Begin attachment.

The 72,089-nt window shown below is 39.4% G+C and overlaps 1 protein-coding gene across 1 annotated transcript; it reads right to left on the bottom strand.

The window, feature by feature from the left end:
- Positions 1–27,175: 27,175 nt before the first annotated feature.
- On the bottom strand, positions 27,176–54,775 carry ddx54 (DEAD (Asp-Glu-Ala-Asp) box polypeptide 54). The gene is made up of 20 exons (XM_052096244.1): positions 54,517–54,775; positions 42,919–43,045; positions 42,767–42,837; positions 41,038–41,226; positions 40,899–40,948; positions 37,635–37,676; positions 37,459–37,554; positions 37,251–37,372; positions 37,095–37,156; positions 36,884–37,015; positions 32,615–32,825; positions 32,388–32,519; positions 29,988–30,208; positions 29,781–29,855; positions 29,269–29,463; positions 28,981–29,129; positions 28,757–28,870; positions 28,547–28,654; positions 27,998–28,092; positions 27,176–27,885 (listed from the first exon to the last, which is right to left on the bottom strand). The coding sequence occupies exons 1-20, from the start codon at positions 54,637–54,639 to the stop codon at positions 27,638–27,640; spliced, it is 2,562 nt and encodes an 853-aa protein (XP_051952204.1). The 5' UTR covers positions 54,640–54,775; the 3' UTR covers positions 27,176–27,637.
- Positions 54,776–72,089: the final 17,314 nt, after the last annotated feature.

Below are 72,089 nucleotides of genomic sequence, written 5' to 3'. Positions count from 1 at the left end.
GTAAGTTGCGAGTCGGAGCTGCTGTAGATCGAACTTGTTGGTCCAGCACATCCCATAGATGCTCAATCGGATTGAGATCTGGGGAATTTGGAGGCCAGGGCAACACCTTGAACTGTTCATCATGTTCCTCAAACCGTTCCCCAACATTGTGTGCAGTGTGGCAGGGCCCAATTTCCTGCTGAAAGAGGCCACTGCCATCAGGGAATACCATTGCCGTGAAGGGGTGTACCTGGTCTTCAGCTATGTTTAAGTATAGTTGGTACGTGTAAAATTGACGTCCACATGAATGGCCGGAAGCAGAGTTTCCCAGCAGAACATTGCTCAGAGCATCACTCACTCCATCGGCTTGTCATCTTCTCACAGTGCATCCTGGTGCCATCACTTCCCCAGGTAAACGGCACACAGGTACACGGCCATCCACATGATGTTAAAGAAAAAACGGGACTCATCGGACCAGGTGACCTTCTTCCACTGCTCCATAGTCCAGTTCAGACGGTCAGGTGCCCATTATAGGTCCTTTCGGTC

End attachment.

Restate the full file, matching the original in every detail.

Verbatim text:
The 72,089-nt window shown below is 39.4% G+C and overlaps 1 protein-coding gene across 1 annotated transcript; it reads right to left on the bottom strand.

The window, feature by feature from the left end:
- Positions 1–27,175: 27,175 nt before the first annotated feature.
- On the bottom strand, positions 27,176–54,775 carry ddx54 (DEAD (Asp-Glu-Ala-Asp) box polypeptide 54). The gene is made up of 20 exons (XM_052096244.1): positions 54,517–54,775; positions 42,919–43,045; positions 42,767–42,837; positions 41,038–41,226; positions 40,899–40,948; positions 37,635–37,676; positions 37,459–37,554; positions 37,251–37,372; positions 37,095–37,156; positions 36,884–37,015; positions 32,615–32,825; positions 32,388–32,519; positions 29,988–30,208; positions 29,781–29,855; positions 29,269–29,463; positions 28,981–29,129; positions 28,757–28,870; positions 28,547–28,654; positions 27,998–28,092; positions 27,176–27,885 (listed from the first exon to the last, which is right to left on the bottom strand). The coding sequence occupies exons 1-20, from the start codon at positions 54,637–54,639 to the stop codon at positions 27,638–27,640; spliced, it is 2,562 nt and encodes an 853-aa protein (XP_051952204.1). The 5' UTR covers positions 54,640–54,775; the 3' UTR covers positions 27,176–27,637.
- Positions 54,776–72,089: the final 17,314 nt, after the last annotated feature.

Below are 72,089 nucleotides of genomic sequence, written 5' to 3'. Positions count from 1 at the left end.
GTAAGTTGCGAGTCGGAGCTGCTGTAGATCGAACTTGTTGGTCCAGCACATCCCATAGATGCTCAATCGGATTGAGATCTGGGGAATTTGGAGGCCAGGGCAACACCTTGAACTGTTCATCATGTTCCTCAAACCGTTCCCCAACATTGTGTGCAGTGTGGCAGGGCCCAATTTCCTGCTGAAAGAGGCCACTGCCATCAGGGAATACCATTGCCGTGAAGGGGTGTACCTGGTCTTCAGCTATGTTTAAGTATAGTTGGTACGTGTAAAATTGACGTCCACATGAATGGCCGGAAGCAGAGTTTCCCAGCAGAACATTGCTCAGAGCATCACTCACTCCATCGGCTTGTCATCTTCTCACAGTGCATCCTGGTGCCATCACTTCCCCAGGTAAACGGCACACAGGTACACGGCCATCCACATGATGTTAAAGAAAAAACGGGACTCATCGGACCAGGTGACCTTCTTCCACTGCTCCATAGTCCAGTTCAGACGGTCAGGTGCCCATTATAGGTCCTTTCGGTC